Frank Lloyd Wright School Faces Closure


An architecture school founded by the godfather of American architecture is facing a choice irony: Break ties with its foundation benefactor, or lose its accreditation and face closure.

The Friends of The Frank Lloyd Wright School of Architecture are scrambling to stop the process. A petition lanched in August aims to save the school from a possible 2017 closure.

The school could lose accreditation in 2017 if it fails to separate itself from its beneficiary, The Frank Lloyd Wright Foundation, under a 2012 by-law change by the Higher Learning Commission of the North Central Association of Colleges and Schools

The change requires architecture schools to “file for incorporation as an institution with a primary purpose of offering higher education.”

The National Architectural Accrediting Board, which oversees all U.S. architectural master’s degree programs, requires the HLC accreditation.

The Frank Lloyd Wright school currently has 20 students who will be able to complete their program under accreditation.

'Learn By Doing'

The commission requirements don't sit well with Wright's students.

Wikimedia Commons

Taliesin West in Spring Green, WI, will lose accreditation in 2017 if it does not comply with a by-law change put into effect by the Higher Learning Commission of the North Central Association of Colleges and Schools.

According to the petition site, Wright’s dying wish was that The Frank Lloyd Wright Foundation “perpetuate ‘the education and teaching of the art of architecture and collateral crafts’ in ‘the equivalent of a college in the preparation of American architects...’”

Thus, the alumni say, the school runs like this: “Students have a hand in tailoring their own curriculum as part of a rigorous system of requirements and evaluations. Students live in, work in, and have a hand in stewarding buildings and landscapes designed by one of the most important architects in the world.”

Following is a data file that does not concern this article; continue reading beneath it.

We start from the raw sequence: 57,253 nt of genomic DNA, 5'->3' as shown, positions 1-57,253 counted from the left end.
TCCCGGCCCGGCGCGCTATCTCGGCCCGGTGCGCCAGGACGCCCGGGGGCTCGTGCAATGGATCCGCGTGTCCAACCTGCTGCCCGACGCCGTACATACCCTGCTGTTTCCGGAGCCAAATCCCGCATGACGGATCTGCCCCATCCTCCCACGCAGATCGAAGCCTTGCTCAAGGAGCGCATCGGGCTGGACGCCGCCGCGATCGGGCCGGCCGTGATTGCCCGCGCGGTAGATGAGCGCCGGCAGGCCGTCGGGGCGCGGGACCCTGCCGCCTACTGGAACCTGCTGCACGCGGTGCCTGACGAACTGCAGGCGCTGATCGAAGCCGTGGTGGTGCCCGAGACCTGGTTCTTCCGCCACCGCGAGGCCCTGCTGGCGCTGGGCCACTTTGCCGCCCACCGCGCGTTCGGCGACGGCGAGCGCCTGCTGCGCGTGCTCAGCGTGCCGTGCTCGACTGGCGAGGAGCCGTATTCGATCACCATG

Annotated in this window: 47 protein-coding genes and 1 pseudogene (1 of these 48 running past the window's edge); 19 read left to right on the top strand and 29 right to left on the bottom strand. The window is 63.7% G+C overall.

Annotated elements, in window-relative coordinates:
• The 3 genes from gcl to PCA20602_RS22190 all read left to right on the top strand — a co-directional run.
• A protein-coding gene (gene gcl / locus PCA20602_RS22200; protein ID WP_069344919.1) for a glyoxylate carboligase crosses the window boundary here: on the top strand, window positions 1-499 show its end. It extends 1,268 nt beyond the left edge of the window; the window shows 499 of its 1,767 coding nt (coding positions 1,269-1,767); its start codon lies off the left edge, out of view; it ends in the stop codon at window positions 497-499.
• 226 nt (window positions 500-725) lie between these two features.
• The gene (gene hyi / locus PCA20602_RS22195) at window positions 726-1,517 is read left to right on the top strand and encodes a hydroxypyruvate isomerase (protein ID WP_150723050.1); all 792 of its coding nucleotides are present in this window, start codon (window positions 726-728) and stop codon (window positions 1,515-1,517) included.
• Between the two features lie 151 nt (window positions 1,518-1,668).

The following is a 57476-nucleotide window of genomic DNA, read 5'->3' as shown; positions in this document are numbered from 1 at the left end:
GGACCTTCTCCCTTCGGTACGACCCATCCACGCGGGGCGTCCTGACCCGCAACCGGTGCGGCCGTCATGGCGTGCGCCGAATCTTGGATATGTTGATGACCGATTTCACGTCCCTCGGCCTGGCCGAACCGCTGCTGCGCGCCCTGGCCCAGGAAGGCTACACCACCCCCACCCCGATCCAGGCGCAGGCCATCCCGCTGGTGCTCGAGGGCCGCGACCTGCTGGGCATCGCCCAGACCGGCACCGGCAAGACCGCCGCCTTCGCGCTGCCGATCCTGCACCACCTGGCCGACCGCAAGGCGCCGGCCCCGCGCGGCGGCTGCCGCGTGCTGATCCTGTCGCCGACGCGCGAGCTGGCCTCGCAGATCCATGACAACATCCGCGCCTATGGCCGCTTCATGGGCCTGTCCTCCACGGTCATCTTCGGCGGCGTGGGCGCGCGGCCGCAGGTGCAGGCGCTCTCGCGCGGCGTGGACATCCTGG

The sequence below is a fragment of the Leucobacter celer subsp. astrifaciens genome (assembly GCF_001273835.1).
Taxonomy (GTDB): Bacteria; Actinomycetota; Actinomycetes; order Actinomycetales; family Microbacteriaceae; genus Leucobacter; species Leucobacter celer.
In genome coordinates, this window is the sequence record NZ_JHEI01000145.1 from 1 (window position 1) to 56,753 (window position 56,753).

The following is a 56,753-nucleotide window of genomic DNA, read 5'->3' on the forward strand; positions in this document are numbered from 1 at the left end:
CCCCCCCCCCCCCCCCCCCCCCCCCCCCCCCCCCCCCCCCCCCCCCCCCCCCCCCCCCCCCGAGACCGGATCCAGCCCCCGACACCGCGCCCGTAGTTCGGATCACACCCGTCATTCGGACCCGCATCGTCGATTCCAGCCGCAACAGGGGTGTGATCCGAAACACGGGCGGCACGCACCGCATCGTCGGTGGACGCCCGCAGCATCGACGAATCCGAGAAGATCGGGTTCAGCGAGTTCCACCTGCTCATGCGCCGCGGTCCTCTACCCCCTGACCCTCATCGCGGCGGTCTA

“The Foundation is deeply disappointed by this determination, which means that, starting sometime in 2017 or later, the School of Architecture will no longer be able to independently offer a Master of Architecture degree,” Sean Malone, Frank Lloyd Wright Foundation president and CEO, said in an Architect Magazine report.

The Friends group is seeking 1,000 signatures to halt the plan. As of Tuesday (Sept. 16), the group still needed 365 signatures.

The School’s History

Frank Lloyd Wright opened his school of architecture in 1932 at Taliesin in Spring Green, WI, and eventually opened a second location in Scottsdale, AZ.

Frank Lloyd Wright

Frank Lloyd Wright opened his school of architecture in 1932 with the hope that students would "learn by doing."

Though the school has been around for the better part of a century, it did not gain accreditation until 1992, because of its goal of allowing students to “learn by doing.”

However, the Higher learning Commission notified the school in 2005 and again in 2010 “to correct issues that could possibly lead them to be out of compliance with our standards,” commission spokesman John Hausaman told Architect Magazine.

Editor's Note: On Wednesday, Sept. 17, the petition to save the school had passed 1,000 signatures and was showing an apparently updated goal of 1,500 signatures.


Tagged categories: Architecture; Building Envelope; Frank Lloyd Wright; North America; Schools

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